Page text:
Process must never detract from purpose or divert from progress. In all we do, our sights and efforts must be set steadfastly on moving towards our shared goals, the values and principles now enshrined in the Charter of the Commonwealth, and on delivering tangible benefits for the welfare and progress of our citizens. Such clarity will give us the motivation and imagination to explore beyond the horizon, and to press on into new terrain as we travel forward together, seeking especially to unlock ‘Opportunity through Enterprise’.
12 September 2013
In 2013, we pass two particularly important milestones for education in the Commonwealth: the Association of Commonwealth Universities (ACU) celebrates its Centenary, and the Commonwealth of Learning (COL) its Silver Jubilee.
These anniversaries remind us that education has long been an area in which the Commonwealth has made a distinctive contribution, and that the work of both the ACU and COL continues to be of outstanding value. The practical impact of their respective endeavours in the field of education advances our shared values of democracy, development and respect for diversity, and reinforces the sense of the distinct Commonwealth identity and the spirit and benefit of mutual support.
Meeting in Mauritius last year, Commonwealth Education Ministers acknowledged that, ‘despite the significant increase of access to education, quality and equity represented common challenges across all Commonwealth countries’. Addressing the meeting, the Prime Minister of Saint Lucia, Dr Kenny Anthony, quoted the observation of his fellow St Lucian, the Nobel Laureate economist Sir Arthur Lewis, that ‘the fundamental cure of poverty is not money, but education’.
In their communiqué, ministers went on to note that, ‘unless robust advocacy for the pivotal role of education post-2015 – in the economy, for society, for democracy and for development – is made, there is a risk that it might lose its place in the global priorities’.
It was therefore with a great sense of urgency and collective responsibility that a Ministerial Working Group was established, with representation from all regions of the Commonwealth, to define Commonwealth priorities for education within the global development framework that will succeed the Millennium Development Goals (MDGs) and the Education For All (EFA) targets post-2015.
Following a process of consultation, and a meeting at Marlborough House in December 2012, the Group’s recommendations concerning education on behalf of the Commonwealth were advanced through UK Prime Minister David Cameron, Co-Chair of the UN Secretary-General’s High Level Panel advising on the global development framework beyond 2015. We received clear confirmation that this Commonwealth contribution helped practically to shape the global discourse on the post-2015 world we want.
The essential link between education and development is especially apparent in the sphere of youth livelihoods, employment and school-to-work transitions, which are discussed in this publication.
It also finds reflection in our Commonwealth theme for this year, ‘Opportunity through Enterprise’: both are advanced through early and sustained access to education and through lifelong opportunities for employment, economic inclusion and personal fulfilment.
Greater participation by young people in the social and economic life of communities and the nurturing of civic leadership through respect and understanding are goals of the Commonwealth Youth Programme (CYP). It too reaches a landmark in 2013, the 40th Anniversary of its establishment in accordance with a mandate of Commonwealth Youth Ministers, endorsed in 1973 by the Commonwealth Heads of Government Meeting in Ottawa. In remaining relevant, the CYP is now being reformed so that it continues to serve contemporary youth development needs in the years aheadThese deep roots and continuing initiatives to advance education and entrepreneurship among Commonwealth citizens, particularly the young, show the benefits that accrue as a result of collective practical action and co-operation among our member states and within the Commonwealth family.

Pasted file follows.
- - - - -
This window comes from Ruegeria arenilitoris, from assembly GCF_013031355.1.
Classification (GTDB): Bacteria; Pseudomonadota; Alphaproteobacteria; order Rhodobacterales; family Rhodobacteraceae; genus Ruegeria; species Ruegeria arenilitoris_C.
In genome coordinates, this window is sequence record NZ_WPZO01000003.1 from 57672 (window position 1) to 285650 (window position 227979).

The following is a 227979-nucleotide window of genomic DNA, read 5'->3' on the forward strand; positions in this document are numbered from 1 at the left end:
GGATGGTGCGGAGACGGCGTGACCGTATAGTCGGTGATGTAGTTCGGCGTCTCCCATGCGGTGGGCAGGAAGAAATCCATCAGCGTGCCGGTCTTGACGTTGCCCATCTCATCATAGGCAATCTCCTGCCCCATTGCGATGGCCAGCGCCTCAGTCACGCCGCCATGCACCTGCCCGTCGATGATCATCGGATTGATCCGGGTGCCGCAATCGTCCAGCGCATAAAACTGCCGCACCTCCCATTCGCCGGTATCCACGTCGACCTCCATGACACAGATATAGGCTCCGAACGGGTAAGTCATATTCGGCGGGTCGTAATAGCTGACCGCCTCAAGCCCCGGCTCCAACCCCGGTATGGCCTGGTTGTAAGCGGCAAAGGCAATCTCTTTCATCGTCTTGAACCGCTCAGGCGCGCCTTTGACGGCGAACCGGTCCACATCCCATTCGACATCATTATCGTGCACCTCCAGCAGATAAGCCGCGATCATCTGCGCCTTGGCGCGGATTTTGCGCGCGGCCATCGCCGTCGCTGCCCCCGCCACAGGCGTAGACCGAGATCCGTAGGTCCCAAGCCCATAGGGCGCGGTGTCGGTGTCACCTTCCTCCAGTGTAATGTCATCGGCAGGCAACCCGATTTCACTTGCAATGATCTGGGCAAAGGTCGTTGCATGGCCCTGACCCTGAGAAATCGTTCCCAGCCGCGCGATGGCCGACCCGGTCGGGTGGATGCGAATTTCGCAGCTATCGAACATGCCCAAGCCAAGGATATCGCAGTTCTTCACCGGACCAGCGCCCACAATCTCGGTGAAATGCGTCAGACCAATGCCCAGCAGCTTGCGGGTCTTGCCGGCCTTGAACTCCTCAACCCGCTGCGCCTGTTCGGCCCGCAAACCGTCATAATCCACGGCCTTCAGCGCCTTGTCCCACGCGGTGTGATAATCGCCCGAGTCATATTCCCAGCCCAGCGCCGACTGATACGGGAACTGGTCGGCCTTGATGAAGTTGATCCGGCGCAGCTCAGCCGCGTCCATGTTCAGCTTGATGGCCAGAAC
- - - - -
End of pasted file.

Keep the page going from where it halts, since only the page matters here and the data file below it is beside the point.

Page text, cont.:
Notable among recent developments was the founding in 2012 of a Commonwealth Students’ Association (CSA), followed by the launch in 2013 of its new website and a membership recruitment drive. The CSA will represent and build the capacity of student associations and their leaders, undertake research, and provide a conduit for consultation and advocacy on matters of particular concern to students.
The title of this publication, Commonwealth Education Partnerships 2013/14, underscores that realising the potential of collaboration remains central to the way we work in the Commonwealth. The Commonwealth Secretariat is partnering in a project linked to the 2014 Commonwealth Games in Glasgow: ‘Commonwealth Class’ will use the interest raised by preparations for the Games as a focus for creating pan-Commonwealth links between children, teachers and schools throughout the Commonwealth. Our aim for this global online initiative is to invigorate learning and to bring into the classroom the values of the new Charter of the Commonwealth and the aspirations we have for the increasingly youthful Commonwealth. By providing material for school assemblies and printed classroom resource packs for those working with the 7-14 age group, our intent is that within the context of sport these values will be given added vitality in schools, taken home and communicated to friends and family. This project can become a striking resource, helping motivate our youth to high achievement, and deepening their sense of belonging to the Commonwealth family.
We at the Commonwealth Secretariat value the fruitful relationship we enjoy with Nexus Strategic Partnerships, who work closely with us and the wider Commonwealth family to produce this and other publications. By bringing together a broad cross-section of education activities in one publication, Commonwealth Education Partnerships 2013/14 gives a sense of the immense range and the vitality of co-operation made possible through the links and resources of our contemporary global Commonwealth networks.
We are confident that even more can be achieved through these connections, and that Commonwealth collaboration in pursuit of our collective goals can be enhanced by means of the additional resources and capabilities for advanced interaction now available through ‘Commonwealth Connects’, our ambitious web platform.
By working together inclusively, we are able to achieve more and to build innovatively on each other’s participation and strengths.